If you’re passionate about helping people, and want to become a data scientist, you might be interested in data science careers in healthcare and medicine. These career paths can vary drastically, from managing financial data for a hospital, to helping to develop new diagnostic tools. Either way, the work that you do in the healthcare field helps to save lives.
Below, we’ve outlined some of the possible roles you might find as a data scientist working in healthcare. As you read, consider whether you would prefer to be involved in more research, or logistics-oriented projects.
One of the biggest chunks of data that healthcare providers process is related to filing insurance claims. In this kind of role, you might analyze data related to claims acceptances and rejections, financial trends, and demographic insurance data. You might use Machine Learning models to identify patterns, and predict potential problems. This work will enable the healthcare organization to process claims quickly, earn the money they deserve, and help patients more efficiently.
Today, doctors can monitor much more about their patients’ lives. Apps and wearable monitoring devices make tons of data available, but it may be hard for doctors to figure out what to do with that data. As a data scientist, you can analyze this data to detect patterns in symptoms and evaluate health factors. This valuable information helps doctors to develop individualized treatment plans.
Medical imaging is one area where data scientists can make a direct intervention into a patient’s wellbeing. Within medical research, data scientists are helping to make imaging more accurate and clear. They are also helping to diagnose scans. When doctors use imaging such as X-rays, MRIs, and CT scans, they typically diagnose problems by manually looking at the results. Sometimes, however, a simple visual check can miss minor anomalies. Deep Learning techniques, on the other hand, can evaluate what imaging should look like and detect small irregularities. This can lead to the earlier detection of serious health issues.
Data scientists are responsible for developing diagnostic models beyond medical imaging as well. Machine Learning and Predictive Analytics can sometimes diagnose health issues more quickly than doctors, and detect issues that human eyes might miss. Examples include a model to diagnose heart arrhythmia, and an AI model for classifying skin lesions as either benign or malignant. These models are often being developed by university-based research groups. Data scientists working as a member of these teams are helping to diagnose serious health issues more quickly, and save lives.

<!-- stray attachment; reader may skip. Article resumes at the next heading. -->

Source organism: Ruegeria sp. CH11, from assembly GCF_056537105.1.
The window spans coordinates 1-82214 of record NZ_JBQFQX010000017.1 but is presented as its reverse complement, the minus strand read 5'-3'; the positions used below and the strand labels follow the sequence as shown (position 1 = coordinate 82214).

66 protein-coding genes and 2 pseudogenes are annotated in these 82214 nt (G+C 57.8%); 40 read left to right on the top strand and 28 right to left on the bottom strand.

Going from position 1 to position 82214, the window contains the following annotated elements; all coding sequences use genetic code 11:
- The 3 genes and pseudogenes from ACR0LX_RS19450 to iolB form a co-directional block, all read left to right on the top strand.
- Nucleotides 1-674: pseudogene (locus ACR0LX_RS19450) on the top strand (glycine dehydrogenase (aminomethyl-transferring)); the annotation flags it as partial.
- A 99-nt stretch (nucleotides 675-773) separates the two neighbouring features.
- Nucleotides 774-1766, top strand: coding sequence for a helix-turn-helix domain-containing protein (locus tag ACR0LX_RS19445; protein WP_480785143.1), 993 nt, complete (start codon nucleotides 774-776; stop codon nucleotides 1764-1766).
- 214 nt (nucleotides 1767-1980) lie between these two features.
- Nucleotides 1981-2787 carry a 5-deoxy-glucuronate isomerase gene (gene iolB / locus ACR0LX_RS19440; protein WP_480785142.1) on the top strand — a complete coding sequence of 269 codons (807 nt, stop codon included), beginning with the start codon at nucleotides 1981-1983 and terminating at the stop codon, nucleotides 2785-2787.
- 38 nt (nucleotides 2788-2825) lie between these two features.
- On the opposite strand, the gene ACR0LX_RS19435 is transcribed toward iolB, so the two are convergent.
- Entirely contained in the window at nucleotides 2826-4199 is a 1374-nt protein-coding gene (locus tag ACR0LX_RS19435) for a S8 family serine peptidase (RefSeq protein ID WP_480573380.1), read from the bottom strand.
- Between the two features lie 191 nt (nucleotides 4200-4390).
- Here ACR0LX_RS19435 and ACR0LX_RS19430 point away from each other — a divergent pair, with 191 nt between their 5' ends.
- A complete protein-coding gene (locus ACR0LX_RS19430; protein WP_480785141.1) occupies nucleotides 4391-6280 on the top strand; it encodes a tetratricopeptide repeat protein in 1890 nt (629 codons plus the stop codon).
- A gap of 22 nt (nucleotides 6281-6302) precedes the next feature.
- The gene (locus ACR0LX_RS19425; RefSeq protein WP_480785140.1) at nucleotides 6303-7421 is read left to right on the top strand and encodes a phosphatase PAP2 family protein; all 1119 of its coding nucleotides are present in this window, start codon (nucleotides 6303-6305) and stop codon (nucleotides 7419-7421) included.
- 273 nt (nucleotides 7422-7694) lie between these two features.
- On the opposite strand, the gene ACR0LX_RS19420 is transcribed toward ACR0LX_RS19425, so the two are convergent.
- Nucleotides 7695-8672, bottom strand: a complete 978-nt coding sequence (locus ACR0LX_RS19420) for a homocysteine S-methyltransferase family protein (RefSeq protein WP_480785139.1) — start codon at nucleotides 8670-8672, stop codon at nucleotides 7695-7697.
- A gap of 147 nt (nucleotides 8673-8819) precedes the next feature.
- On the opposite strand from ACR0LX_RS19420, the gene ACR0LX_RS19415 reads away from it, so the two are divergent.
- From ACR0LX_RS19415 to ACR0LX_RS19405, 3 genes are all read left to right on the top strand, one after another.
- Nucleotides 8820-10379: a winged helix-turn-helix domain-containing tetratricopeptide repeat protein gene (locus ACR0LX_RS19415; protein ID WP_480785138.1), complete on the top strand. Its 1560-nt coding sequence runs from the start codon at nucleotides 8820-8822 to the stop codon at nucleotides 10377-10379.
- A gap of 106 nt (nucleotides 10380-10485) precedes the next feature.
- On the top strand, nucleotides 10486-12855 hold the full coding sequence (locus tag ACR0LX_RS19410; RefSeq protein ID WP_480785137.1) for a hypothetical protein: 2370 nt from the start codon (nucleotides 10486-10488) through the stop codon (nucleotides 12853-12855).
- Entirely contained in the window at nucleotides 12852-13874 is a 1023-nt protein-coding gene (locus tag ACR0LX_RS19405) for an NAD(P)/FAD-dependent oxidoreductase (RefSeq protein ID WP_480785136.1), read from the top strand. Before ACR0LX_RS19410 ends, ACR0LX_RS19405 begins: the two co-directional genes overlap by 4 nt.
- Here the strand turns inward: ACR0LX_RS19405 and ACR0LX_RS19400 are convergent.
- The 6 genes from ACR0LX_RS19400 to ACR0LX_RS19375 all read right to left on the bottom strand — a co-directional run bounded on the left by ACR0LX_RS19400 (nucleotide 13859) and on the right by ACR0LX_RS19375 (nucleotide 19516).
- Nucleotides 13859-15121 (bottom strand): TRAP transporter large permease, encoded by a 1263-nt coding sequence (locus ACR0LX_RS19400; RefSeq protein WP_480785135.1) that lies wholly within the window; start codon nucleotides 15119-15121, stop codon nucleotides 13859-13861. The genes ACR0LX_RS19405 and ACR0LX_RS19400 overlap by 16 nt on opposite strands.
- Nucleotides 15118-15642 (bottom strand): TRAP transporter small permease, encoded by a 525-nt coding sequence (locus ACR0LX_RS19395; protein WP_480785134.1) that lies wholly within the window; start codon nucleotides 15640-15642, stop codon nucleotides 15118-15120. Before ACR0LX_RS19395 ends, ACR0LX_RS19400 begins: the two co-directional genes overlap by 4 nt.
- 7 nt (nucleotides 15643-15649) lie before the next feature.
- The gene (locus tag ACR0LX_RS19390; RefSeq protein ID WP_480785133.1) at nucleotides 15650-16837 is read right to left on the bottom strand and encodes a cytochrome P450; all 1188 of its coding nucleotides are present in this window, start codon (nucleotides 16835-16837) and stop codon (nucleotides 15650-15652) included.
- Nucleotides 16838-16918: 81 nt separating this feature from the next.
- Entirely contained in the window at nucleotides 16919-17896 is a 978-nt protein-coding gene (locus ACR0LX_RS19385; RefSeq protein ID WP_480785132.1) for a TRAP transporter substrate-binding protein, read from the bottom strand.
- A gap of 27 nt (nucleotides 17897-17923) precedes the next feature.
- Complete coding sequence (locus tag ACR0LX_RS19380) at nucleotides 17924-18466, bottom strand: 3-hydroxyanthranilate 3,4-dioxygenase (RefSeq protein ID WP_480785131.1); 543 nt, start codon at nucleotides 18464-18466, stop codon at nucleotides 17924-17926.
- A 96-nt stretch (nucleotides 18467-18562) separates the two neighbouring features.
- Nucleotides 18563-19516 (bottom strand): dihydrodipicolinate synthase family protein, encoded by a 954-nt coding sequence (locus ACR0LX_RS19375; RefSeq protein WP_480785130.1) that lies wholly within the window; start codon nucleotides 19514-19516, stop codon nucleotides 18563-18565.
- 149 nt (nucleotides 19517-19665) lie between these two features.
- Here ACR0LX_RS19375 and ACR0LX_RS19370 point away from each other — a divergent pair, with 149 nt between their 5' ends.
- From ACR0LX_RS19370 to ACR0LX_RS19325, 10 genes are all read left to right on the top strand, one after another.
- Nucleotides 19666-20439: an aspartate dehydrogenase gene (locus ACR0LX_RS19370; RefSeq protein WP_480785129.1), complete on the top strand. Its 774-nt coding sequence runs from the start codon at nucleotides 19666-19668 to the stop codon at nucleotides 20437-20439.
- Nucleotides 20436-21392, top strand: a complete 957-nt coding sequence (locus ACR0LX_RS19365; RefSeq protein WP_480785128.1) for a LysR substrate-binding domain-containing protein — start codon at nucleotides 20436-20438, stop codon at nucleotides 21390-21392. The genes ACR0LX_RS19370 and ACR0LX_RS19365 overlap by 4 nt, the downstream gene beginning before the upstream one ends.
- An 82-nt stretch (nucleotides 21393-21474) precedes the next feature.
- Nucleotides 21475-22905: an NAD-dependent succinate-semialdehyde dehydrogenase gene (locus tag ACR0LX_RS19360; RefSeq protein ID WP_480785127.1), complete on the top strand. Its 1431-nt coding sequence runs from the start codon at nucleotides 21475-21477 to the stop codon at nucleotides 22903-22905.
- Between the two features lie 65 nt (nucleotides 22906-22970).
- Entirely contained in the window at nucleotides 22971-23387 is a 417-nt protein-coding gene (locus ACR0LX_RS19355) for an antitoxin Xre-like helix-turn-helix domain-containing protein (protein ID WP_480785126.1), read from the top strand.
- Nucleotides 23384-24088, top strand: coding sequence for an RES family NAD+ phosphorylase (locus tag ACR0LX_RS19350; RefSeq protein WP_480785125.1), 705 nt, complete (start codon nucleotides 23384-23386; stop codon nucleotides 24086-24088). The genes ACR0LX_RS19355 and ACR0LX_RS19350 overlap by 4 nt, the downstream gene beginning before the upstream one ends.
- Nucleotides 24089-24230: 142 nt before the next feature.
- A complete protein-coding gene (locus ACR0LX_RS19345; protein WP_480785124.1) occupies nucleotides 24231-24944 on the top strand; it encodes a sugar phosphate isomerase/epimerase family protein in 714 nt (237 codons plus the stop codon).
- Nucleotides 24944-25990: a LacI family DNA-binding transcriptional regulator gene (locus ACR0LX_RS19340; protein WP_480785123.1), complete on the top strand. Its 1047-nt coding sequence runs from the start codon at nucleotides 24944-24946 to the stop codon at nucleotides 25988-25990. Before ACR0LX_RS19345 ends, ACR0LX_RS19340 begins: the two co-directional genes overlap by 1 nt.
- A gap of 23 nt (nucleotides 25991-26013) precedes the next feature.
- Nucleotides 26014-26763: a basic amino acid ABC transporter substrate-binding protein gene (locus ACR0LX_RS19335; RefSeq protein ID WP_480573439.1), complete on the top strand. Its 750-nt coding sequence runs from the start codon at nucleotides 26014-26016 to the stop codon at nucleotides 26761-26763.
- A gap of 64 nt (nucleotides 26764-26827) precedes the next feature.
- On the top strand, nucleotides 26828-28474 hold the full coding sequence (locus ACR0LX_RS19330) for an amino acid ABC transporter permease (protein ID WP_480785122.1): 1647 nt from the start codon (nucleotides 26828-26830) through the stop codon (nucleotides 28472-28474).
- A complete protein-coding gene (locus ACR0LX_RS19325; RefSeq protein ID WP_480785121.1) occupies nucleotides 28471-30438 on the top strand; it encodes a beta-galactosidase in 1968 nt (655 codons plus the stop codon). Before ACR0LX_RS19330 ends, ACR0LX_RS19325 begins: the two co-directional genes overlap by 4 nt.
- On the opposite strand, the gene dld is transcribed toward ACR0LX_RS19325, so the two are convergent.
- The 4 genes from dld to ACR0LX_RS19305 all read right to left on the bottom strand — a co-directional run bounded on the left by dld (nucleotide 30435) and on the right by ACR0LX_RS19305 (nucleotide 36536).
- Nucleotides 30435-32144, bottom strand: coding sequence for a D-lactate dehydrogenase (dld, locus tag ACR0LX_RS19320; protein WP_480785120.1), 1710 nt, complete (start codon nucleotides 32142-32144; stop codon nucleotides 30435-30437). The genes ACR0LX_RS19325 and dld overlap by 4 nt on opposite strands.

Hospitals have to manage major operational and logistical details, which data scientists can help with. Working for a hospital, you might use Predictive Analytics to plan staffing, evaluate the availability of hospital beds at different times, or improve emergency room operations. All of this work helps hospitals to make the most of their resources, and helps patients to receive care more quickly.
Developing new pharmaceutical drugs, and testing them through clinical trials is extremely money and time intensive. Data Science can help to expedite these processes. Mark Ramsey, Chief Data Officer at GSK, noted that using AI and computer simulation can reduce the drug discovery process to less than two years. In the early stages of development, data scientists can use large amounts of patient metadata, and information from biobanks to better understand genetic mutations. Once drugs move into the trial phase, algorithms can simulate how drugs will perform before testing in human subjects. These tools help to make new drugs safer, and accelerate the development process.
More and more companies are developing virtual tools to improve and monitor health. These include wearable devices, and apps. Popular healthcare apps offer virtual consultations with a doctor or therapist, while others create a platform for tracking individual symptoms. There is still a very active market in developing new apps, and in using the data they generate to evaluate larger patterns.
There is no single Data Science role within the healthcare industry. Organizations ranging from hospitals, to insurance providers, to biotech companies, to pharmaceutical researchers are hiring data scientists. Some of these roles will be quite challenging, developing new models to create new medical research tools, or create new healthcare solutions. This is a very rewarding career, however, for data scientists who want to save lives. You might not see your impact as directly as doctors and nurses do, but you’ll know that you’re helping to create better treatments, and improve patients’ quality of life. For some people, this kind of impact might create too much stressful pressure. But for others, it might be the perfect equation for a meaningful Data Science career.
Today, only a small percentage of data scientists work within the healthcare and hospital industries. But there’s a lot of room for expansion in this field. Especially for data scientists who are interested in medicine, and want to contribute directly to other people’s welfare, careers in healthcare may be a fulfilling choice.